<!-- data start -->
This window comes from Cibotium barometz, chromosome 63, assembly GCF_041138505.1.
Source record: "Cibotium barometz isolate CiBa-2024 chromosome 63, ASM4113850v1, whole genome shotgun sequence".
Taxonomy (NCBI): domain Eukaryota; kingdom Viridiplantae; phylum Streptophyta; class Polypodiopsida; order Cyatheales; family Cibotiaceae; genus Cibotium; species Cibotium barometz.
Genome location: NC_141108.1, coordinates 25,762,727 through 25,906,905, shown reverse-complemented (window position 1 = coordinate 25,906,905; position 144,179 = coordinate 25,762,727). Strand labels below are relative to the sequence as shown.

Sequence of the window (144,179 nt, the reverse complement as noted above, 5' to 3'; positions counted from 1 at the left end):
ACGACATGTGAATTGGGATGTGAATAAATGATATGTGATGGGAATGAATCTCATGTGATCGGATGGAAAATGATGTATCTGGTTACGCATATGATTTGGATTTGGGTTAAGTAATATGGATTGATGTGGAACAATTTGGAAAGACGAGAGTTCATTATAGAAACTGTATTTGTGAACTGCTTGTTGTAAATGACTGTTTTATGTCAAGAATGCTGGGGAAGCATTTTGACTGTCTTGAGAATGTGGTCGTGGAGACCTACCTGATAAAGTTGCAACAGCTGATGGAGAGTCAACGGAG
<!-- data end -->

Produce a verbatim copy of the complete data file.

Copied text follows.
This window comes from Cibotium barometz, chromosome 63, assembly GCF_041138505.1.
Source record: "Cibotium barometz isolate CiBa-2024 chromosome 63, ASM4113850v1, whole genome shotgun sequence".
Taxonomy (NCBI): domain Eukaryota; kingdom Viridiplantae; phylum Streptophyta; class Polypodiopsida; order Cyatheales; family Cibotiaceae; genus Cibotium; species Cibotium barometz.
Genome location: NC_141108.1, coordinates 25,762,727 through 25,906,905, shown reverse-complemented (window position 1 = coordinate 25,906,905; position 144,179 = coordinate 25,762,727). Strand labels below are relative to the sequence as shown.

Sequence of the window (144,179 nt, the reverse complement as noted above, 5' to 3'; positions counted from 1 at the left end):
ACGACATGTGAATTGGGATGTGAATAAATGATATGTGATGGGAATGAATCTCATGTGATCGGATGGAAAATGATGTATCTGGTTACGCATATGATTTGGATTTGGGTTAAGTAATATGGATTGATGTGGAACAATTTGGAAAGACGAGAGTTCATTATAGAAACTGTATTTGTGAACTGCTTGTTGTAAATGACTGTTTTATGTCAAGAATGCTGGGGAAGCATTTTGACTGTCTTGAGAATGTGGTCGTGGAGACCTACCTGATAAAGTTGCAACAGCTGATGGAGAGTCAACGGAG